Bakesale Betty -- June 2009 report
Bakesale Betty has been a love of mine for a long time, and I finally got around to writing about it, now that I've sadly moved away for the time being. Over a dozen or so visits, pretty much everything was good, but it was the fried chicken sandwich that kept drawing me back. Below is what I had to say about it, and if you want to see the sandwich in all its glory, the pictures can be found here... http://www.alifewortheating.com/calif...
Fiercely loyal to my previous home of New York, I was slow to embrace Berkeley. Skinny jeans and flannel predominated. I couldn’t squeeze my forearm – much less a leg – into the former, and I looked heroically stupid in the latter. The hippies had retired to expensive, wood-paneled cottages in the hills that looked down on countless trees they had once hugged. And neither the men nor women who inherited their wrinkly dashikis seemed particularly fond of shaving, but all looked ready to be extras should the producers of Forrest Gump wish to re-shoot any Vietnam War protest scenes.
I was lost in a strange new world, and it took a blue-haired woman who double-dips to make me feel at home.
Her name is Alison Barakat, but people call her Betty. I’d like to believe that she once held wildly successful bake sales, though I’m not sure. All I know is that she now owns Bakesale Betty in Oakland, and she double-dips her fried chicken.
But first, she buries the bottom half of a torpedo roll from Acme with a mountain of cole slaw. Cabbage, onion, jalapeño and parsley are its constituents. They are shaved, sliced, and chopped before being tossed with piquant Dijon mustard, red wine vinegar, and extra-virgin olive oil. Don’t even mention carrots; they have no place here. Mayonnaise would be heretical. Betty’s slaw is always crisp, vinegary-tart and jalapeño spicy.
Her double-dipping method for the chicken yields a batter that is thick, but crunchy throughout. Cayenne pepper tickles your tongue as you crack through the crust. The breaded bird is so busty you wonder if it’s been surgically enhanced. They say there’s only one breast on each sandwich, but that depends on what the meaning of the word “is” is. In any case, the chicken is placed on top of the cole slaw, never under, before it’s crowned with the other half of the roll.
The sandwich tastes like happiness, love, and world peace. And these sentiments are only enhanced with hot sauce. I’m a Tapatío man myself, but I don’t judge the Frank’s Red Hot fans too harshly, even if pouring a vinegar-based sauce on vinegar-dressed slaw seems to me like a deranged attempt at pickling the poor chicken. I apply several glugs of the spicy stuff, and nothing else is necessary. For the next few moments, nothing else matters.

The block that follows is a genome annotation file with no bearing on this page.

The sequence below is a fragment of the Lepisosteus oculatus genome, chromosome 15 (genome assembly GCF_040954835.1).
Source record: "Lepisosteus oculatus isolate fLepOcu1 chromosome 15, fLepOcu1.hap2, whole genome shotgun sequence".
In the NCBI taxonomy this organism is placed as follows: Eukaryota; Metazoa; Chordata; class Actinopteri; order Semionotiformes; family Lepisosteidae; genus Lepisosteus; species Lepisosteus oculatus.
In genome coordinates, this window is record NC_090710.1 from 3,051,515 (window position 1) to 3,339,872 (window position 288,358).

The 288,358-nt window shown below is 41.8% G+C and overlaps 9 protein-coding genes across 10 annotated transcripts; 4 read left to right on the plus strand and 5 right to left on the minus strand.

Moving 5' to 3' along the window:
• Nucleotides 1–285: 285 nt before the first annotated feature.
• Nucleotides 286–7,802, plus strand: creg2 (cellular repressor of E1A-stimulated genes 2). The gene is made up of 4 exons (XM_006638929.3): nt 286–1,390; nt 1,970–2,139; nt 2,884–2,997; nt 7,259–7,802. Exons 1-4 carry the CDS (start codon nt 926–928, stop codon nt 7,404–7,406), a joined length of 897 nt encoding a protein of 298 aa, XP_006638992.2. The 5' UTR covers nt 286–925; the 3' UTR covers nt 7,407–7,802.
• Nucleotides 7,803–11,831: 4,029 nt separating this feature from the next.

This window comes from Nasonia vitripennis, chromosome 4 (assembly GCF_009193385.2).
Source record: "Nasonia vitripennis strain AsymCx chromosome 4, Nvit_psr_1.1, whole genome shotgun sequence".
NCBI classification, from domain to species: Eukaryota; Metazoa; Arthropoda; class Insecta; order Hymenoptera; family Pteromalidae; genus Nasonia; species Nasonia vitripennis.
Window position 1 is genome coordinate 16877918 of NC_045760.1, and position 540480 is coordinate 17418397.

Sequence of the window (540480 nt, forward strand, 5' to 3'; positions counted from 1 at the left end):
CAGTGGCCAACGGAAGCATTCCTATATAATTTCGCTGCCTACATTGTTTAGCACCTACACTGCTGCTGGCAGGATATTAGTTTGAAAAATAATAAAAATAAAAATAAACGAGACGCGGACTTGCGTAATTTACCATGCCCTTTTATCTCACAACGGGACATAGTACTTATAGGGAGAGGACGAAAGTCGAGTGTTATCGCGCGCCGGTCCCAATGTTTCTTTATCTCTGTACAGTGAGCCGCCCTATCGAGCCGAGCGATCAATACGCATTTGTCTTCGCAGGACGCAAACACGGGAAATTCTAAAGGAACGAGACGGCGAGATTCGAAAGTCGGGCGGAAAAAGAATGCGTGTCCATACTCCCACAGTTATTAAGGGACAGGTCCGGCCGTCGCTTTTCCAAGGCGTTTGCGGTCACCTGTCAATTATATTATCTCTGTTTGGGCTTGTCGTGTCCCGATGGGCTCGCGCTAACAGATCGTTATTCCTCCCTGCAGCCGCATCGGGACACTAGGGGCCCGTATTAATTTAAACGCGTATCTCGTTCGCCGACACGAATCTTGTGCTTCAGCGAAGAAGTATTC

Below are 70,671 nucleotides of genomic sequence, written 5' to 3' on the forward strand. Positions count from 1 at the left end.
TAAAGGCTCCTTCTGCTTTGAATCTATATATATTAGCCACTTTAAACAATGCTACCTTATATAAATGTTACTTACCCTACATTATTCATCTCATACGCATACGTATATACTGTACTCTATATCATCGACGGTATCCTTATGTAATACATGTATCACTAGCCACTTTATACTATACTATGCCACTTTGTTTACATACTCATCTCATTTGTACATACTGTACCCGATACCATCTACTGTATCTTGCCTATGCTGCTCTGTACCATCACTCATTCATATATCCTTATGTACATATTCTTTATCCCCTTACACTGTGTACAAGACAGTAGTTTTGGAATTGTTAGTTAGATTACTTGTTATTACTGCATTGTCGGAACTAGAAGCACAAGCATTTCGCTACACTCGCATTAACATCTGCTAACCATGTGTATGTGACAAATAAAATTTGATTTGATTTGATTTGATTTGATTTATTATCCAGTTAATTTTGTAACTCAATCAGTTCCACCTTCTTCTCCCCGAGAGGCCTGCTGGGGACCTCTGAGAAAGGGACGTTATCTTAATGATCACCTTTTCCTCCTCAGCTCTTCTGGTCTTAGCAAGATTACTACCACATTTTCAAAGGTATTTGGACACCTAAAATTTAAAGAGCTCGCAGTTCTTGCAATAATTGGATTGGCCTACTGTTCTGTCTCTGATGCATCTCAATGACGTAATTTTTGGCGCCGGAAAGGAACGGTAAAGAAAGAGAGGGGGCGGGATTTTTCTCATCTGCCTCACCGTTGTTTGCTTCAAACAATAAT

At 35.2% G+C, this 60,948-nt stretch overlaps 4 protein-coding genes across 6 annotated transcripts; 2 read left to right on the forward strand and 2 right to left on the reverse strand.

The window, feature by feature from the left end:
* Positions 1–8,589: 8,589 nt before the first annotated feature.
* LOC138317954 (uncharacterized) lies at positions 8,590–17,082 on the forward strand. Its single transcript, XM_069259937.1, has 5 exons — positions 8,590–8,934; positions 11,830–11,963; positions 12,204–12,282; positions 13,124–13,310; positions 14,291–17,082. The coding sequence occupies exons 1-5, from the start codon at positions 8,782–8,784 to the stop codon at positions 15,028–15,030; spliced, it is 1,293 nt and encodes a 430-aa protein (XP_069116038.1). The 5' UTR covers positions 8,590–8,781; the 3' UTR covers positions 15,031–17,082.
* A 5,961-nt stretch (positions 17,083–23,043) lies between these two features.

People line up for this chicken sandwich, and a veritable battalion of prep cooks pump them out warm all day. I still haven’t figured out whether one waits “on line” or “in line” in California, but I gladly queue up while I try to figure that out. Betty knows when the line gets crazy. Buttery pecan shortbread cookies may drop out of the sky to ease the wait, or a cup of sweet-tart frozen lemonade might mysteriously show up on your tray at the end, though none was ordered. The last time I went, they had run out of sandwiches — a harsh reality we must all face one day or another — but a thick slice of the darkest, finest banana bread I’ve tasted was sweet consolation.
Some people don’t order the chicken sandwich at Bakesale Betty. Nobody is perfect.
Some get the egg salad sandwich, which as much as I would like to slam, is actually pretty good. It’s got eggs and red onions, plenty of arugula, and — surprise! — no mayonnaise. I’ve seen others walk out with the chicken sandwich minus the bread. A friendly newsflash for them: sorry, but that doesn’t make it a “chicken salad”.
The strawberry shortcake is a legend in its own time. That time, of course, is between April and July, when the berries are at their most beautiful. A crumbly vanilla shortcake gets mounded with fresh whipped cream before macerated strawberries are showered over the top. By the end, it all melds together into a cohesive bite of summertime. My only complaint is that the shortbread can get soggy. If they would assemble them to order instead of keeping in them in the refrigerator case, this would be a non-issue. But alas, you just have to be quick in disposing of the shortcake. This is rarely a problem for anyone.